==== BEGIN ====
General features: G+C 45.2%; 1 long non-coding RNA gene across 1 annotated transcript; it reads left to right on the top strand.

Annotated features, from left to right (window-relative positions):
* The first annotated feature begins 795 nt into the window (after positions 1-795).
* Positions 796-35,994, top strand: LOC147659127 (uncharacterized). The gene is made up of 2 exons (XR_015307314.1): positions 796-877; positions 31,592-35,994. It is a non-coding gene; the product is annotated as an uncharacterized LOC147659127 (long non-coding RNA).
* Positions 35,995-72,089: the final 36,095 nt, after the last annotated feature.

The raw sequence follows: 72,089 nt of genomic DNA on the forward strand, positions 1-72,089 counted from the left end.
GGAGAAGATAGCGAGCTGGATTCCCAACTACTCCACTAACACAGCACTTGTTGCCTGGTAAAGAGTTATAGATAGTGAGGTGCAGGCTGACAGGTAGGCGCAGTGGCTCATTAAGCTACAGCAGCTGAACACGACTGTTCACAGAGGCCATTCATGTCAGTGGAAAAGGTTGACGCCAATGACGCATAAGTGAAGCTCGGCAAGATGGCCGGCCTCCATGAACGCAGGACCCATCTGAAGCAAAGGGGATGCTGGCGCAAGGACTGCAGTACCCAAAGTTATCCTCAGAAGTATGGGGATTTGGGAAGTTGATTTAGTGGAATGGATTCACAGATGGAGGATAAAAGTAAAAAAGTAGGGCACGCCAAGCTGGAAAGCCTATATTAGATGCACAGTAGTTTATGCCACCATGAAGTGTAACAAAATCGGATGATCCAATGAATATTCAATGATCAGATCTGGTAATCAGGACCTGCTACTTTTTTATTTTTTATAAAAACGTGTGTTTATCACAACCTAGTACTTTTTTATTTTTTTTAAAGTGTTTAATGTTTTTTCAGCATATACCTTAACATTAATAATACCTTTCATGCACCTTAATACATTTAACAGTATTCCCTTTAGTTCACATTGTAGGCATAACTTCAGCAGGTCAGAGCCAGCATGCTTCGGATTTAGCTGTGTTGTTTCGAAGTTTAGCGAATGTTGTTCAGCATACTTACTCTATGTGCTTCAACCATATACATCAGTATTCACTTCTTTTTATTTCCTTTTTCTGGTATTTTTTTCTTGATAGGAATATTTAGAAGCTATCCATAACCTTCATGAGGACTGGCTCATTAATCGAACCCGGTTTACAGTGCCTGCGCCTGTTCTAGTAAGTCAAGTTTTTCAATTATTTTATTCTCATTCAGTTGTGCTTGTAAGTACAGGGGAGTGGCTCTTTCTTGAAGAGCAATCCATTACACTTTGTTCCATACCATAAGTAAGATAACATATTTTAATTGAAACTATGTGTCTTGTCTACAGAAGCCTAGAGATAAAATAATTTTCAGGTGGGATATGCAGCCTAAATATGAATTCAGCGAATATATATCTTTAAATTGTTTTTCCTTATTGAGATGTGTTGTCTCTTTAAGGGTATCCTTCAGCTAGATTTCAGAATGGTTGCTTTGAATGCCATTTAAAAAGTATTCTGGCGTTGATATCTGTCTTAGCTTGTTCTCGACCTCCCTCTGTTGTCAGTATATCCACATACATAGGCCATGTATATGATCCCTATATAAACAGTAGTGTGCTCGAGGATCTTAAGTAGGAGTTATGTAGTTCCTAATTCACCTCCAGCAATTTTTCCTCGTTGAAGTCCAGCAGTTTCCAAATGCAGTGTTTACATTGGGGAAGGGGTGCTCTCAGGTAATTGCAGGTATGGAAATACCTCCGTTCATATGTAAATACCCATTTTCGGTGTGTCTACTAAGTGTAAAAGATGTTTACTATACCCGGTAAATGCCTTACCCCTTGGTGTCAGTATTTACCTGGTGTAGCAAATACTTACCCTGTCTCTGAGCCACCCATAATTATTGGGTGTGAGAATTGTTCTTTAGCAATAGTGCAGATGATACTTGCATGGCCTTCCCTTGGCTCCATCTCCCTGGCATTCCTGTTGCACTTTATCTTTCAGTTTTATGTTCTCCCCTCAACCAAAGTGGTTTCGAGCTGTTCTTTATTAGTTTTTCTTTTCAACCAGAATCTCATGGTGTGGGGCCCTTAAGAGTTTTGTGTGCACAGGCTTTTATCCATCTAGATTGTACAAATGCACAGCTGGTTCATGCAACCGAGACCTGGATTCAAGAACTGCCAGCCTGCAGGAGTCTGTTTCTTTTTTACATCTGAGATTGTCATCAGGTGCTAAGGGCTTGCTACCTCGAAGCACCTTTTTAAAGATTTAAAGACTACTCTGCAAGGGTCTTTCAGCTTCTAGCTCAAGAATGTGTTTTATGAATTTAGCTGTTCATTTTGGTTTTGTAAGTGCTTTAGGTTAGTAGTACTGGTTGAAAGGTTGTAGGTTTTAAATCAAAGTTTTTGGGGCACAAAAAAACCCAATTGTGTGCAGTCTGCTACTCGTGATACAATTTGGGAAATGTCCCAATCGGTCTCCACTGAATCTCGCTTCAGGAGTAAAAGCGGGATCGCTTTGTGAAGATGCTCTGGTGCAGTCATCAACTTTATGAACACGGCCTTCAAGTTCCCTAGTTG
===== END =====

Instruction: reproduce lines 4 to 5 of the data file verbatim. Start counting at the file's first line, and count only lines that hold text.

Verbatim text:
* Positions 796-35,994, top strand: LOC147659127 (uncharacterized). The gene is made up of 2 exons (XR_015307314.1): positions 796-877; positions 31,592-35,994. It is a non-coding gene; the product is annotated as an uncharacterized LOC147659127 (long non-coding RNA).
* Positions 35,995-72,089: the final 36,095 nt, after the last annotated feature.